Workshop-as-Collaborator: Uncommon Practice at the Tampa Museum of Art

1660596_10151870842296447_802949080_nUncommon Practice sees an overdue collaboration between two of Tampa’s principal art institutions: Graphicstudio and the Tampa Museum of Art.   Opening its doors over forty-five years ago, Graphicstudio is a workshop and studio based on the University of South Florida campus that has developed a reputation for making advancements in printing and innovative approaches.  A number of legendary artists – from Rauschenberg and Rosenquist to Mapplethorpe, Marclay, and Close – have collaborated with the studio to create their artwork.  It’s this important word – collaboration – that proves to move the exhibition beyond a simple survey of an atelier.

It’s thus that Uncommon Practice, curated by Jade Dellinger, avoids all of the potential pitfalls. Though it includes some of the latter half of the twentieth century’s most recognizable artists, it never simply becomes a parade of art celebrities. Neither does it afford undue attention to Graphicstudio’s boast-worthy technical skill and expertise. Rather, Uncommon Practice sharpens its focus on the products and potential of great collaboration.  The atelier works at expanding on an artist’s vision and giving it new vehicles through which it can evolve.

While perhaps not as dramatic as the larger pieces within the exhibition, this role of workshop-as-collaborator was especially striking for me in the work of Iva Gueorguieva.  Her particularly complex compositions can often be tied to her work’s process and materials, her mix of painting and collage.  However, Gueorguieva’s pieces that are included in the exhibition feature some techniques new to her work, some even new to her.  Smartly, they don’t appear as impositions on her overall body of work but instead add depth to it.  Gueorguieva’s 51 ½ inch by 35 ½ inch print collage piece Rolling Anvil, for example, is distinctly hers.  Yet, it has textural qualities (as well as color choice) unique to this work, thanks in part to its direct gravure, woodblock, and silkscreen components.  (See the piece here.)

On the other hand, printmaking in a more conventional form plays a sort of conceptual role in Allan McCollum’s Each and Everyone of You.  Created in 2004, McCollum researched the 600 most common female names and 600 most common male names according to the US census bureau, printed each name individually as white text in a black field, and finally framed all 1,200.  The names hung as an enormous grid at the center of the museum’s second floor galleries.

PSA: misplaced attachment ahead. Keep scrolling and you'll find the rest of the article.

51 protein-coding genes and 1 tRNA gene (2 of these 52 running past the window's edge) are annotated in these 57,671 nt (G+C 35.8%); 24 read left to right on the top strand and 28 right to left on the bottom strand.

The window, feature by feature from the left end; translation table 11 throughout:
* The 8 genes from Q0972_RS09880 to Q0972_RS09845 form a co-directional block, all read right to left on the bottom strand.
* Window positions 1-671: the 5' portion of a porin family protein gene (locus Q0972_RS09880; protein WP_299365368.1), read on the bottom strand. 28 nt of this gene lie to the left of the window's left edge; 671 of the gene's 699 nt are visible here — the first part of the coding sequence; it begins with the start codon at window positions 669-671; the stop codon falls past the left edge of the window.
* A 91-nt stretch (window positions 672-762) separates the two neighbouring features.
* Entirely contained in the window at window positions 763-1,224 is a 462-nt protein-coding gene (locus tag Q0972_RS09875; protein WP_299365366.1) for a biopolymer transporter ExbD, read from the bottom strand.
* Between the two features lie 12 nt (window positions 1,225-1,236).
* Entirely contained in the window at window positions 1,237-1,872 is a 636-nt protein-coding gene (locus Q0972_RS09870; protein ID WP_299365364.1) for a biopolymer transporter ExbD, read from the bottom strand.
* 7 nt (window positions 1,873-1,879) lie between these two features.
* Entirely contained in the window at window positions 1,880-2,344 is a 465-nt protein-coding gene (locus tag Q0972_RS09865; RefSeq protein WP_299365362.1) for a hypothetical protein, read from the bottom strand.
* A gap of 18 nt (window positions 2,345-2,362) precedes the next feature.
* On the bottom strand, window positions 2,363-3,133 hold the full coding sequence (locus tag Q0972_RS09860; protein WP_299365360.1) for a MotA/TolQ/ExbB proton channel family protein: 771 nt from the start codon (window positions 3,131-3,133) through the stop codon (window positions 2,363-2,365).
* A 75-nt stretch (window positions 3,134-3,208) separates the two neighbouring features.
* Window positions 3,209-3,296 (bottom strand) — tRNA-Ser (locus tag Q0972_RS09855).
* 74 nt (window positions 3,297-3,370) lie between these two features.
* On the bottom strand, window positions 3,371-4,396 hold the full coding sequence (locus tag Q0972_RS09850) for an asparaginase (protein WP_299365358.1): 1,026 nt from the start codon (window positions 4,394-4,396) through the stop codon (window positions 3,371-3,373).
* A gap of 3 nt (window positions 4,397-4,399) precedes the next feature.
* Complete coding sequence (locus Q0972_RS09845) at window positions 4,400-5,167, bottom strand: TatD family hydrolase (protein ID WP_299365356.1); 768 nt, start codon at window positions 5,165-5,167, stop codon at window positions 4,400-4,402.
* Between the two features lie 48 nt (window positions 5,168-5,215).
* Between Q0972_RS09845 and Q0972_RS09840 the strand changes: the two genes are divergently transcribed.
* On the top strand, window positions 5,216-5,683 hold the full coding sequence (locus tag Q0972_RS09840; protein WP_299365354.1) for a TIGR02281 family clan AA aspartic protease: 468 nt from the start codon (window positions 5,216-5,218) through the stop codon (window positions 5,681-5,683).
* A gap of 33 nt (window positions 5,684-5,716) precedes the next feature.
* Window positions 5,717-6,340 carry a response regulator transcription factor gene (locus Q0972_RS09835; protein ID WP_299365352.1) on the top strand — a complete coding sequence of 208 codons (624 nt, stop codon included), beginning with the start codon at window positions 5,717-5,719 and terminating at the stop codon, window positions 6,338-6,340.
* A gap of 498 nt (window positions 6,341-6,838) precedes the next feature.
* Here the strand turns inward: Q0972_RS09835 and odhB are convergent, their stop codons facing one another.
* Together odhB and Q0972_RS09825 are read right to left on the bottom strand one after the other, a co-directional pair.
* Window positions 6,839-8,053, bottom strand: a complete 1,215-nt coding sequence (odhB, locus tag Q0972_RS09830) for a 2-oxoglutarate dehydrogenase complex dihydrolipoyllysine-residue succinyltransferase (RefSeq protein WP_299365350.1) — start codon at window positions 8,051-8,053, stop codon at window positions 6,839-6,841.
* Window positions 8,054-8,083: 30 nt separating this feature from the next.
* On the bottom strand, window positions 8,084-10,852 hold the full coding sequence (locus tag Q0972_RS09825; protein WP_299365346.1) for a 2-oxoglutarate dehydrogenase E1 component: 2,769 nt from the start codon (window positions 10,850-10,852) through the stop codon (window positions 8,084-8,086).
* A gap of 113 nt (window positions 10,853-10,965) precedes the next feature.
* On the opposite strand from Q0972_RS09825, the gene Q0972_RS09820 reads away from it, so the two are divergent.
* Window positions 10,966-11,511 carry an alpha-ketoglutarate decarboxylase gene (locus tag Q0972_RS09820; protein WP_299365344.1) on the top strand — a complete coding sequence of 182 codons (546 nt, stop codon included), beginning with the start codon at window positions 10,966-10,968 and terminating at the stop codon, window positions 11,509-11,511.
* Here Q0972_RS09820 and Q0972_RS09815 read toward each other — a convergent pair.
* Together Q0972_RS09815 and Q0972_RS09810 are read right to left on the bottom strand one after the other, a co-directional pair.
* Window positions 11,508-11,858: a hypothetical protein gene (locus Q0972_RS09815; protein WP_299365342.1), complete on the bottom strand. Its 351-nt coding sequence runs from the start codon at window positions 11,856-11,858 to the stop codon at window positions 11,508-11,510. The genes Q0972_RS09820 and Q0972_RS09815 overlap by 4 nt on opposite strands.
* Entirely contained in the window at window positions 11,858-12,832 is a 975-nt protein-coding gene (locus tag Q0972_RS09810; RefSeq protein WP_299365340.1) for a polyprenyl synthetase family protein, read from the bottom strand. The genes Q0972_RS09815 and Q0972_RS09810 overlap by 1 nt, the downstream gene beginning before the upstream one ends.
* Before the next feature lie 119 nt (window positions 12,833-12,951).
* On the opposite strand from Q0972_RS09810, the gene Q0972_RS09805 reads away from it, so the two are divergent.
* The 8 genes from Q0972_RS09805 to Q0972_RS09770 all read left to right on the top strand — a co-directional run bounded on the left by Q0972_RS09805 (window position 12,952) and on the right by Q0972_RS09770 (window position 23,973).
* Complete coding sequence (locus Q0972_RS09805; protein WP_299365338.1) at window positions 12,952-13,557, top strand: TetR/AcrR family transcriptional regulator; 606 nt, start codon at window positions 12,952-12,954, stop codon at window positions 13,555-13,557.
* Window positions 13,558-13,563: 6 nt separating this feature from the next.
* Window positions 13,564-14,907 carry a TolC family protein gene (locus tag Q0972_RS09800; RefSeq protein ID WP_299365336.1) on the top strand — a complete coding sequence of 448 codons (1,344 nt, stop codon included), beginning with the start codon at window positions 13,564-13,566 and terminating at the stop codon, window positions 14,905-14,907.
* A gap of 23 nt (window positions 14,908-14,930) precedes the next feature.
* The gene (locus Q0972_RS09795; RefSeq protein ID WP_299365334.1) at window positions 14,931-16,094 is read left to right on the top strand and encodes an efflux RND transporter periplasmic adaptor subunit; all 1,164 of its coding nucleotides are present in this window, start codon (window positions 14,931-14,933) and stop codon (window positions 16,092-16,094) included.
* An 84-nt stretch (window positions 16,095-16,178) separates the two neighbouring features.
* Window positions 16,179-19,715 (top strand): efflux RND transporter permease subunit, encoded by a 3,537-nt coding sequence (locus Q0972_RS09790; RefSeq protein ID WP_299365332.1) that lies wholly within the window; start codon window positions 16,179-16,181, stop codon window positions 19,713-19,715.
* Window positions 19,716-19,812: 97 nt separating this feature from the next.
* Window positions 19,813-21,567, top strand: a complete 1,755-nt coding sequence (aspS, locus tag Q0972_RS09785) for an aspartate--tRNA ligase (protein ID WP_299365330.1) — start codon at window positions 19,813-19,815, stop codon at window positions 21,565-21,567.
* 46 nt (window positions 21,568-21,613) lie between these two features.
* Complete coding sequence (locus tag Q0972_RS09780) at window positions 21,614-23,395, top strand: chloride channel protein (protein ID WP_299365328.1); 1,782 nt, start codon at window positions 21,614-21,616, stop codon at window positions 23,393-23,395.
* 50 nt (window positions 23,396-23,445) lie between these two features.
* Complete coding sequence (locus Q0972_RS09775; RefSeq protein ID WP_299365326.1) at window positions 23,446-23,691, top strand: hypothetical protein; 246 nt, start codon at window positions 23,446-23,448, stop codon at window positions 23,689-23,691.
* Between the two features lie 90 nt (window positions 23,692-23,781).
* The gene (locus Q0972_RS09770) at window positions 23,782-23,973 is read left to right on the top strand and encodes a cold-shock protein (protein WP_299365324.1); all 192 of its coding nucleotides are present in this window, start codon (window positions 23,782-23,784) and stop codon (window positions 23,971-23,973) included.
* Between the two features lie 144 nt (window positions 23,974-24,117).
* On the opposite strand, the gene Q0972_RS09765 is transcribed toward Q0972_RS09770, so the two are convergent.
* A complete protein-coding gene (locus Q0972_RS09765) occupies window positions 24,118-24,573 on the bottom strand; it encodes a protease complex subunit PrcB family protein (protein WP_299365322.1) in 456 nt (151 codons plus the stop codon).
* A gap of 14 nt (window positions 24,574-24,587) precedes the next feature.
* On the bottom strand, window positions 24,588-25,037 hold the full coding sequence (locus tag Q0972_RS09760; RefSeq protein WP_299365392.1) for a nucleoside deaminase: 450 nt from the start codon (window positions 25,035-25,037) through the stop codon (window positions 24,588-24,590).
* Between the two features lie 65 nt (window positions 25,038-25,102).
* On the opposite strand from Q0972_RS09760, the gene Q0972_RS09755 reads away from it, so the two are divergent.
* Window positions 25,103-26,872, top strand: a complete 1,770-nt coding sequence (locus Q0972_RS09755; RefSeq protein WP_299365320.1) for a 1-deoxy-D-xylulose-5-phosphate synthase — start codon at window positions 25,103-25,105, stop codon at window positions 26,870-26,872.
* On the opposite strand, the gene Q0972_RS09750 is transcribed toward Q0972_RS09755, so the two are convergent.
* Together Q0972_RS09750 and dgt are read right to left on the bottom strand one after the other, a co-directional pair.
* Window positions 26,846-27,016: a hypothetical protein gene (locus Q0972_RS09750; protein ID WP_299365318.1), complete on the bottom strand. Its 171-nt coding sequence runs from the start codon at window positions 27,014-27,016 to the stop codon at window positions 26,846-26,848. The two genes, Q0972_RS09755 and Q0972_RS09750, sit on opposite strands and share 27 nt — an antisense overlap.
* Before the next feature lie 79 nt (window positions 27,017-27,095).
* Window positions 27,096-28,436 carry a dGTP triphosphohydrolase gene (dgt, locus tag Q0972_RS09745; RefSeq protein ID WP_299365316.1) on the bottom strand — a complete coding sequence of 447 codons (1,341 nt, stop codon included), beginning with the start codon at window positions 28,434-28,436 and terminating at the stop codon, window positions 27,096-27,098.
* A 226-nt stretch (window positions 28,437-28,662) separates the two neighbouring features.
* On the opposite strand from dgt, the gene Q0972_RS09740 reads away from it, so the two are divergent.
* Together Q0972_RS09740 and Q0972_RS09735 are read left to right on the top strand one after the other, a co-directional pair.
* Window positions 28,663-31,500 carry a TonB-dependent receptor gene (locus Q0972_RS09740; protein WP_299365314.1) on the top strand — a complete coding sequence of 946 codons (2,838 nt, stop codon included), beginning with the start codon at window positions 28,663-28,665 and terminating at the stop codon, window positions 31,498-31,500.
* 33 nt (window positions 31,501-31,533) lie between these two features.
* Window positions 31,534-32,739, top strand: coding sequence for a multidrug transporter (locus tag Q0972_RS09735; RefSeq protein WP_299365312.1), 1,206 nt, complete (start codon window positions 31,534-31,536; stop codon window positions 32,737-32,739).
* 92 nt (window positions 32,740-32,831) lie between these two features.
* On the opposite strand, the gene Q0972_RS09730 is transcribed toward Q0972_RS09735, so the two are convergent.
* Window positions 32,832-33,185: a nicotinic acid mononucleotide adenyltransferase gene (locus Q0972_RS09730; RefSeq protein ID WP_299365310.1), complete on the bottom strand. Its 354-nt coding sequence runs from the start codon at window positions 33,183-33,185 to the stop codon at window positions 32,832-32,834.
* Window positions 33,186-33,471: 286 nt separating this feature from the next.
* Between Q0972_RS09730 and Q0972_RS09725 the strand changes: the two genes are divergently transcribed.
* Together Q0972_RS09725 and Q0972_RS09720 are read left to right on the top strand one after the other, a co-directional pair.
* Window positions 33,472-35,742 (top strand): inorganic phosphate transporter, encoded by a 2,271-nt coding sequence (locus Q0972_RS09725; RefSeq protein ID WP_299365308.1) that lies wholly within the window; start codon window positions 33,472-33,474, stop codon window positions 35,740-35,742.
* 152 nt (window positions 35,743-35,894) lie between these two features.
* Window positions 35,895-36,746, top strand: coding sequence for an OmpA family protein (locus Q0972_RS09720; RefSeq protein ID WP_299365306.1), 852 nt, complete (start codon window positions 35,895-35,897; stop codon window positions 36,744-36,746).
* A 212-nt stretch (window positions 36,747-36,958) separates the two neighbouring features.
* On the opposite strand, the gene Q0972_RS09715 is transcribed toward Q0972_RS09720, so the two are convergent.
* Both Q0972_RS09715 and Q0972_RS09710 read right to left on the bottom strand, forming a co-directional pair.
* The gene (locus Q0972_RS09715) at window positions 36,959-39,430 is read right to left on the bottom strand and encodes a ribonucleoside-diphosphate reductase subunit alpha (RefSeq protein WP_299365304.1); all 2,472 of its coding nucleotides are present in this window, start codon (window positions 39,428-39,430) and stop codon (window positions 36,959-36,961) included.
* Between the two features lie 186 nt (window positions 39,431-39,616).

Though the digital ink jet printing process is fairly straightforward and common, it plays an integral role in the artwork’s conceptual weight.  Walking beside Each and Everyone of You, the installation quickly reveals a strange contrast.  The pragmatic challenges met by the artist and studio in creating a large number of pieces that are unique yet mass-produced perhaps reflects the much more personal sociological challenge of asserting and holding onto individual identity within an ocean of others.  You can see this on a smaller and comparatively trivial scale hearing others invariably whisper “I can’t find my name” while scanning the prints.

Elsewhere in Uncommon Practice the work of Christian Marclay seems to interact with Abstract Expressionism – a style not often associated contemporary art nor print workshops.  Still, the pieces feel as if they are executed with both wit and weight.  This visual connection to Abstract Expressionism is most explicit in the two pieces Splorch Splash and Whoop Swoooosh Spish.  The pieces are two proper abstract paintings on paper.  However, printed over the paintings are onomatopoeias  as the act of painting may have sounded had the work  been vocalized; these are works of art if they had existed in a comic book universe.  Further, here we may find Marclay’s clever way of giving a nod to both a school of thought and its antithesis.  Further, like in much of Marclay’s work, the artist explores ways in which sound can be incorporated in visual art, and maybe unintentionally highlight how much it had been overlooked in the past.